National colours

A white menorah on a blue field. It is surrounded by white laurels, and at the bottom is the word "Israel" written in Hebrew.
  Coat of Arms symbol of Israel

Mysticism

Politics

Religion

  Blue coloured Lapis lazuli semi-precious stones are prized among Muslim Cultures in the Caucasus, Central Asia and Mehrgarh.
A man wearing a white robe with blue stripes stands in front of a stone wall.
  Blue stripes on a traditional Jewish tallit.
  • Blue is associated in Christianity generally and Catholicism in particular, with the Virgin Mary.[34][35][36]
  • Blue in Hinduism: Many of the gods are depicted as having blue-coloured skin, particularly those associated with Vishnu, who is said to be the Preserver of the world and thus intimately connected to water. Krishna and Ram, Vishnu's avatars, are usually blue. Shiva, the Destroyer, is also depicted in light blue tones and is called neela kantha, or blue-throated, for having swallowed poison in an attempt to turn the tide of a battle between the gods and demons in the gods' favour.
  • Blue in Judaism: In the Torah,[37] the Israelites were commanded to put fringes, tzitzit, on the corners of their garments, and to weave within these fringes a "twisted thread of blue (tekhelet)".[38] In ancient days, this blue thread was made from a dye extracted from a Mediterranean snail called the hilazon. Maimonides claimed that this blue was the colour of "the clear noonday sky"; Rashi, the colour of the evening sky.[39] According to several rabbinic sages, blue is the colour of God's Glory.[40] Staring at this colour aids in mediation, bringing us a glimpse of the "pavement of sapphire, like the very sky for purity", which is a likeness of the Throne of God.[41] (The Hebrew word for glory.) Many items in the Mishkan, the portable sanctuary in the wilderness, such as the menorah, many of the vessels, and the Ark of the Covenant, were covered with blue cloth when transported from place to place.[42]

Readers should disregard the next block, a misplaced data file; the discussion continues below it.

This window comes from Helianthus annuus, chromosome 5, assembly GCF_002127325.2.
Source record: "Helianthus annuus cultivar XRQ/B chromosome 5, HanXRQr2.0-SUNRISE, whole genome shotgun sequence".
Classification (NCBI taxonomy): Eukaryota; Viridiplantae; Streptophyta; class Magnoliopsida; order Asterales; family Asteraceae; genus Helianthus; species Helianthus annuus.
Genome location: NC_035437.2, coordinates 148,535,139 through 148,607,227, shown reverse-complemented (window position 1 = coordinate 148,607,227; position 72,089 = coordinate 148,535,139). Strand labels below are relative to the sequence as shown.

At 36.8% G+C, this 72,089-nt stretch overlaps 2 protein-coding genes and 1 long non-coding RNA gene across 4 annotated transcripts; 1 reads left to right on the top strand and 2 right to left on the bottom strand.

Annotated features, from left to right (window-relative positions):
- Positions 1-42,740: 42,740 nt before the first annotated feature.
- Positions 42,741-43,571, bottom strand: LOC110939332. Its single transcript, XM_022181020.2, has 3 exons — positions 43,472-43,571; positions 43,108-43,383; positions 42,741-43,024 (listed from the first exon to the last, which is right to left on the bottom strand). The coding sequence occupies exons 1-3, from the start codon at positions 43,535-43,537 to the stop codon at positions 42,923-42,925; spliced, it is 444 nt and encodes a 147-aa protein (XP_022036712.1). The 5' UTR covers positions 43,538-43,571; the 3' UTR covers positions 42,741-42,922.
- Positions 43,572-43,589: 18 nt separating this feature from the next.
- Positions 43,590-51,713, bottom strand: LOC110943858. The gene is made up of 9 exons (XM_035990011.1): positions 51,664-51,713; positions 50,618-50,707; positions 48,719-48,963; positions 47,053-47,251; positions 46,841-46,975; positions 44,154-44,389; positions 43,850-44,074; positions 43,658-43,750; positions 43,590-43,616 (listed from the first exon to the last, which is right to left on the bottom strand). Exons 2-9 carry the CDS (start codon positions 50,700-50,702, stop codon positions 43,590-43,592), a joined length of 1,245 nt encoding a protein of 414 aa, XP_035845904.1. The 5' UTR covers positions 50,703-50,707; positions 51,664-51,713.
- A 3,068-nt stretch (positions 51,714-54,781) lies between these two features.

• Blue in Islam: the colour blue is mentioned in the Quran: In verse 20:102 and is represented by the word: ??? zurq (plural of azraq, "blue"). Blue amulets made of lapis lazuli are commonly utilised to symbolise luck in some Muslim cultures. The colour blue also represents the values of liberty among Bosniaks.

Symbolism

  • In Thailand, blue is associated with Friday on the Thai solar calendar. Anyone may wear blue on Fridays and anyone born on a Friday may adopt blue as their colour. The Thai language, however, is one that has had trouble distinguishing blue from green. The default word for Blue was recently ????????? literally, the colour of silver, a poetical reference to the silvery sheen of the deep blue sea. It now means navy blue, and the default word is now ????? literally, the colour of the sky.[43]